The B.C. Civil Liberties Association is preparing to face the RCMP commissioner's office in court over what they call "extreme delays" in responding to public complaints about police misconduct.
A lawsuit filed by the association alleges the commissioner's office sits on public complaints for years at a time, ultimately leading to inadequate police accountability and oversight.
"This is a serious systemic problem with the RCMP," said Paul Champ, legal counsel for the BCCLA based in Ottawa. "There are many Canadians who wait two, three, four and five years and longer for the RCMP commissioner to release public complaint reports."
The lawsuit says it's the duty of the commissioner to review and respond to public complaints in a reasonable period of time. By failing to do so, the suit alleges the commissioner is violating the Royal Canadian Mounted Police Act, which says reports should be responded to "as soon as feasible."
Brenda Lucki has been commissioner of the RCMP since April 2018.
The lawsuit will be heard in Federal Court on Sept. 22. CBC News has reached out to the RCMP for comment.
The lawsuit stems from a February 2014 complaint from the BCCLA alleging officers spied on Indigenous and environmental groups who were opposed to the now-defunct Northern Gateway pipeline proposal, and who attended National Energy Board meetings in 2012 and 2013.
The complaint was filed with the Civilian Review and Complaints Commission (CRCC), an RCMP watchdog that reviews complaints about police conduct.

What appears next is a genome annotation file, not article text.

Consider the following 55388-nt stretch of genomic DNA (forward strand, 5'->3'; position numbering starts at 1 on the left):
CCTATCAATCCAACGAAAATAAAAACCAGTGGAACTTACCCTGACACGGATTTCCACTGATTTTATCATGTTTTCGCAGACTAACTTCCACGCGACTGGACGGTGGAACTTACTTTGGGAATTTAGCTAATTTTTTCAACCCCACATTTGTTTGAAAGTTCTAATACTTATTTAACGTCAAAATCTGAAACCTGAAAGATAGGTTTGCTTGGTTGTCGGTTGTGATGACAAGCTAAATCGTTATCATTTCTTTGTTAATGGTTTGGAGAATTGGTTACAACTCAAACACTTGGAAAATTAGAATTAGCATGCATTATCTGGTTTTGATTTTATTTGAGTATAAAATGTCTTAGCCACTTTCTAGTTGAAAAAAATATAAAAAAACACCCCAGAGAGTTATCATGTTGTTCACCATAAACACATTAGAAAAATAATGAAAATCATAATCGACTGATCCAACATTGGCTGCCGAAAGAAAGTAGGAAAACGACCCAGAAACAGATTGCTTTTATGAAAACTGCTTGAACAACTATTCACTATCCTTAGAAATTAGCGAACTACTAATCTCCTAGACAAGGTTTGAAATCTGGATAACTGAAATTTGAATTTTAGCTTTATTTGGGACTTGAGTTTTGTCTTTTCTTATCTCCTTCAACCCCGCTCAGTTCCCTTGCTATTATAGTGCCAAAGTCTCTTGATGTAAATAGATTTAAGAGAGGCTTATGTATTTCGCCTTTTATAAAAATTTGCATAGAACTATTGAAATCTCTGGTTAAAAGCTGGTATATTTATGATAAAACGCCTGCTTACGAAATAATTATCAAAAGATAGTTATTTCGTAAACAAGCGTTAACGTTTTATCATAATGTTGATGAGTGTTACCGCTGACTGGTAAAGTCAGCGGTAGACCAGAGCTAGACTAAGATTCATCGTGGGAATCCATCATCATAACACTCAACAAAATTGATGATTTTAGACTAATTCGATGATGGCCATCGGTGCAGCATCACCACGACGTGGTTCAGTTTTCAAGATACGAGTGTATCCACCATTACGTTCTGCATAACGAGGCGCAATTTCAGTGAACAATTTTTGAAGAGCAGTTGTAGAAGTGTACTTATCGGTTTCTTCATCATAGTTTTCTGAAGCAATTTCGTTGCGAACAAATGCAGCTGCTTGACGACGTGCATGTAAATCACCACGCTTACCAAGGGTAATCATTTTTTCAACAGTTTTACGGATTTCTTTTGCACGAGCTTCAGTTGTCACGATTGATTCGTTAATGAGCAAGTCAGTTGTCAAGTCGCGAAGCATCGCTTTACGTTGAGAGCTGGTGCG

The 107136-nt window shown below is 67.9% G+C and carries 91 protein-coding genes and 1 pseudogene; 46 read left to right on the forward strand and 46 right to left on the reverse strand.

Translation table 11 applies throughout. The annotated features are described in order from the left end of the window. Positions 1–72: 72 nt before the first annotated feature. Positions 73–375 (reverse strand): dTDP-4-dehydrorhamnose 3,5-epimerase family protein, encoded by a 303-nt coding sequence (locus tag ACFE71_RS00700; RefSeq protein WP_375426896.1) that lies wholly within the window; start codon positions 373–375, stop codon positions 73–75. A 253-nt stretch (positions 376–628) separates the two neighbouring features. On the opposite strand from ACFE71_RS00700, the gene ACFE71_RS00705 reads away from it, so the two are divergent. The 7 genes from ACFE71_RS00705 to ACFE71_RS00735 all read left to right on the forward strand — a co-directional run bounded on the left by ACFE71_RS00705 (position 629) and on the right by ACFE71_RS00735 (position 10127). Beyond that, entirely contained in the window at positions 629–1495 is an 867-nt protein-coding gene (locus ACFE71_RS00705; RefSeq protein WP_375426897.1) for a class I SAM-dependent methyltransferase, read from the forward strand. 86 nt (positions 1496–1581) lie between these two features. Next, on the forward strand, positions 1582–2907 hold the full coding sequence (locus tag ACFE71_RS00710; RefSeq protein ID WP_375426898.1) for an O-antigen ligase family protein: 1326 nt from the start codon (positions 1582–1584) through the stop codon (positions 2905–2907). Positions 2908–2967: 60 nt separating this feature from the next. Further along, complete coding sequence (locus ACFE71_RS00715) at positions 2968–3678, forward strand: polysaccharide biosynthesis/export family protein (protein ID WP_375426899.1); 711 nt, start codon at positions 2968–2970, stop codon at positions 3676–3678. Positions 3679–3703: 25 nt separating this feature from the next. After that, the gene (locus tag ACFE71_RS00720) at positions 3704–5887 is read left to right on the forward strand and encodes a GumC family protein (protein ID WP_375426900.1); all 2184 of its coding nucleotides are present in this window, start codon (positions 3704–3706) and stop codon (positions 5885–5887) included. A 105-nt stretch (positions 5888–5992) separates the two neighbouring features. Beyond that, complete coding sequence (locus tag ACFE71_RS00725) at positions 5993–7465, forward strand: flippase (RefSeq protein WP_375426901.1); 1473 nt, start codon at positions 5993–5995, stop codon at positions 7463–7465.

Before final CRCC reports are released, the RCMP must respond to the commission's findings and outline whether or not actions will be taken.
The BCCLA lawsuit alleges the RCMP commissioner's office dragged its heels when responding to the Northern Gateway complaint and ultimately delayed the CRCC by several years. The final report was only released in December 2020 — seven years after the initial complaint was filed and more than three years after CRCC findings were submitted to the RCMP commissioner.
The BCCLA argues that the legal requirement for a response "as soon as feasible" should mean a matter of months, not years.
According to court documents, there are 106 interim reports that have been awaiting a response from the RCMP commissioner for more than one year. The BCCLA says the delays have undermined the public's confidence in the complaints process.
"It's a completely broken system. These are unacceptable delays that are having a real impact on people who may be victims of police misconduct," said Champ.
"We want to court to say that 'as soon as feasible' doesn't mean whenever you want."
The CRCC has been granted intervener status in the hearing, meaning it will be able to provide its own evidence and arguments.
The commission would not comment on the suit, but said it has long been concerned with delays in the complaints process.
Champ said these delays are routine and lead to a culture of police impunity where misconduct can continue because it's never formally addressed.
He points to mounting concerns over how officers are currently policing the Fairy Creek blockades on Vancouver Island, where protesters are defying a court injunction to prevent a logging company from toppling old-growth trees.
The RCMP have been accused of excessive use of force, lack of police identification, and refusal of medical attention to protesters, according to the CRCC.
As of Sept. 9, 186 public complaints have been filed related to police actions at the Fairy Creek blockades.
"When they don't take these complaints processes seriously, it makes you wonder how seriously they take the rights and freedoms of Canadians — including those protesting at Fairy Creek," said Champ.